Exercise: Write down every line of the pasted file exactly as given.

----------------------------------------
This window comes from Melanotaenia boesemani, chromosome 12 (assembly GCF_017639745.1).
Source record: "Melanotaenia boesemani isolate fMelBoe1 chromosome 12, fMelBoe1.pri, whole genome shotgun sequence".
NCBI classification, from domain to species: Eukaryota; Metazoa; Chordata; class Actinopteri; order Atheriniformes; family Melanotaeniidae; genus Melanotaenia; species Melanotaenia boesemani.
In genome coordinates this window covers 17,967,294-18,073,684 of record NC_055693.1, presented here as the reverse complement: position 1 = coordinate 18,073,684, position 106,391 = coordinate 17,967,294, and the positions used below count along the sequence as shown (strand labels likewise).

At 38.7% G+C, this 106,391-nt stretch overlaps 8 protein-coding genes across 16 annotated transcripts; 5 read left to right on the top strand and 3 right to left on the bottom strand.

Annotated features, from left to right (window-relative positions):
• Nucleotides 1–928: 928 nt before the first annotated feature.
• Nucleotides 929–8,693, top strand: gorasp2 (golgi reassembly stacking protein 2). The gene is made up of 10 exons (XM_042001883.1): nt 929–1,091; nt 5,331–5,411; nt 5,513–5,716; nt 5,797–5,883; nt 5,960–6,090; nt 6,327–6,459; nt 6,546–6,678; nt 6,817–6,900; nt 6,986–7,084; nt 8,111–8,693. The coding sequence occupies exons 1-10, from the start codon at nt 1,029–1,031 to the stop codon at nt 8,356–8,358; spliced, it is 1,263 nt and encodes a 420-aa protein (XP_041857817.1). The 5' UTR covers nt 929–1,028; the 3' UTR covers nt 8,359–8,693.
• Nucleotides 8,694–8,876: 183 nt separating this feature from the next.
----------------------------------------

This window comes from Melanotaenia boesemani, chromosome 12 (assembly GCF_017639745.1).
Source record: "Melanotaenia boesemani isolate fMelBoe1 chromosome 12, fMelBoe1.pri, whole genome shotgun sequence".
NCBI classification, from domain to species: Eukaryota; Metazoa; Chordata; class Actinopteri; order Atheriniformes; family Melanotaeniidae; genus Melanotaenia; species Melanotaenia boesemani.
In genome coordinates this window covers 17,967,294-18,073,684 of record NC_055693.1, presented here as the reverse complement: position 1 = coordinate 18,073,684, position 106,391 = coordinate 17,967,294, and the positions used below count along the sequence as shown (strand labels likewise).

At 38.7% G+C, this 106,391-nt stretch overlaps 8 protein-coding genes across 16 annotated transcripts; 5 read left to right on the top strand and 3 right to left on the bottom strand.

Annotated features, from left to right (window-relative positions):
• Nucleotides 1–928: 928 nt before the first annotated feature.
• Nucleotides 929–8,693, top strand: gorasp2 (golgi reassembly stacking protein 2). The gene is made up of 10 exons (XM_042001883.1): nt 929–1,091; nt 5,331–5,411; nt 5,513–5,716; nt 5,797–5,883; nt 5,960–6,090; nt 6,327–6,459; nt 6,546–6,678; nt 6,817–6,900; nt 6,986–7,084; nt 8,111–8,693. The coding sequence occupies exons 1-10, from the start codon at nt 1,029–1,031 to the stop codon at nt 8,356–8,358; spliced, it is 1,263 nt and encodes a 420-aa protein (XP_041857817.1). The 5' UTR covers nt 929–1,028; the 3' UTR covers nt 8,359–8,693.
• Nucleotides 8,694–8,876: 183 nt separating this feature from the next.